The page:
Rising costs of doing nothing

The costs of delaying the shift to a more efficient payments system are mounting, says Aaron Klein, a fellow at the Brookings Institution.

“I can deposit a cheque from Slovenia to France faster than I can make a payment from Minnesota to Florida”

“Poland, Chile, Mexico, Japan, South Africa, the European Union and the UK all have faster payments systems,” Klein said on a podcast with American Banker, broadcast in June.

“I can deposit a cheque from Slovenia to France faster than I can make a payment from Minnesota to Florida.”

“We need faster payments now. I’m not willing to wait ten years for the government to build a new system. By my estimate, the lack of real-time payments costs the US economy from $10bn to $25bn a year,” Klein said.

Overcoming inertia

Despite the country’s competitive advantage in technology, it’s going to take coordinated action to get round the inertia built into the current US financial system, say Professors Stephen Cecchetti and Kermit Schoenholtz, authors of the Money and Banking blog.

“Why is the home to Microsoft, Google, Amazon, and Facebook behind in an information-intensive area like payments?”

“Why is the home to Microsoft, Google, Amazon, and Facebook behind in an information-intensive area like payments? First, other countries have leapfrogged outdated technologies like paper checks,” said Cecchetti and Schoenholtz.

“The other key factor delaying a shift to alternative payment mechanisms is what economists call a network externality: the more people who use one form of payment, the more valuable that method is to the people who are already using it. And, by the same token, the more expensive it is for someone to move away from the prevailing mechanism,” they said.

Meanwhile, the US central bank is dependent on the support of the country’s legislature for its payment plans to be implemented, according to Sila Money’s Shamir Karkal.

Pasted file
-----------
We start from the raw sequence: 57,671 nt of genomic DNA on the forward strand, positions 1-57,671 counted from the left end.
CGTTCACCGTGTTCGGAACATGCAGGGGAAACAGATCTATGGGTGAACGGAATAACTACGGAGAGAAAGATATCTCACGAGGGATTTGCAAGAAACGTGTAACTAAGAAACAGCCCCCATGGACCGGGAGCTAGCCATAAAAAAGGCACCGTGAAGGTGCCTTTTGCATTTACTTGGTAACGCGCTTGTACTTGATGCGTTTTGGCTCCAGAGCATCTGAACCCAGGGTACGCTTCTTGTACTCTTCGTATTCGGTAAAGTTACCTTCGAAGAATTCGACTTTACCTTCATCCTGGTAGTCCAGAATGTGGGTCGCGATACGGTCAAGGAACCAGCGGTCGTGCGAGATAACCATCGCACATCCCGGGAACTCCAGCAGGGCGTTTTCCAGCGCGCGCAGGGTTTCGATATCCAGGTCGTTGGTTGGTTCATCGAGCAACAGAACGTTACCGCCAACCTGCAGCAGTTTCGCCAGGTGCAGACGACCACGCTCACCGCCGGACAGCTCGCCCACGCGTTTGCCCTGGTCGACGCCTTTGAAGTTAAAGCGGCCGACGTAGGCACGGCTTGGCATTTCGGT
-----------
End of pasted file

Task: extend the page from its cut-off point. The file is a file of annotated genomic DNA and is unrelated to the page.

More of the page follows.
“The Fed does not have plenary authority to create or alter payments infrastructure,” he said.  “If we want to see it move faster, then Congress has to pass a law that gives the Fed authority to develop new infrastructure.”

It’s unlikely that such a law could pass in the next 18 months, says Karkal, but by January 2021 the political makeup of the US Congress could be different.

Limited ambitions

And the Fed is still proving conservative in other ways, according to the Sila Money CEO.

In the same month as Facebook released its plans to move into payments, the UK central bank caused a stir by saying that it is prepared to admit non-banks to its payment infrastructure. But the US central bank shows no signs of following suit: a mistake, according to Karkal.

“Now that the Fed is building a new payment system, it could fix those issues”

“The dollar has been electronic for a very long time, and the back-end systems on which it runs (such as FedWire, NSS or ACH) are not public, they are not transparent, they are not blockchain-based, and they are not easily programmable,” he said.

“Now that the Fed is building a new payment system, it could fix those issues,” said Karkal.

“It could make the system blockchain-based, more programmable, and more accessible. But judging from what the Fed has published, the only entities that will have access to FedNow are the same as those that have access to ACH, i.e., banks. This means it will still be a closed, bank-only system, which is a shame because they could have done better.”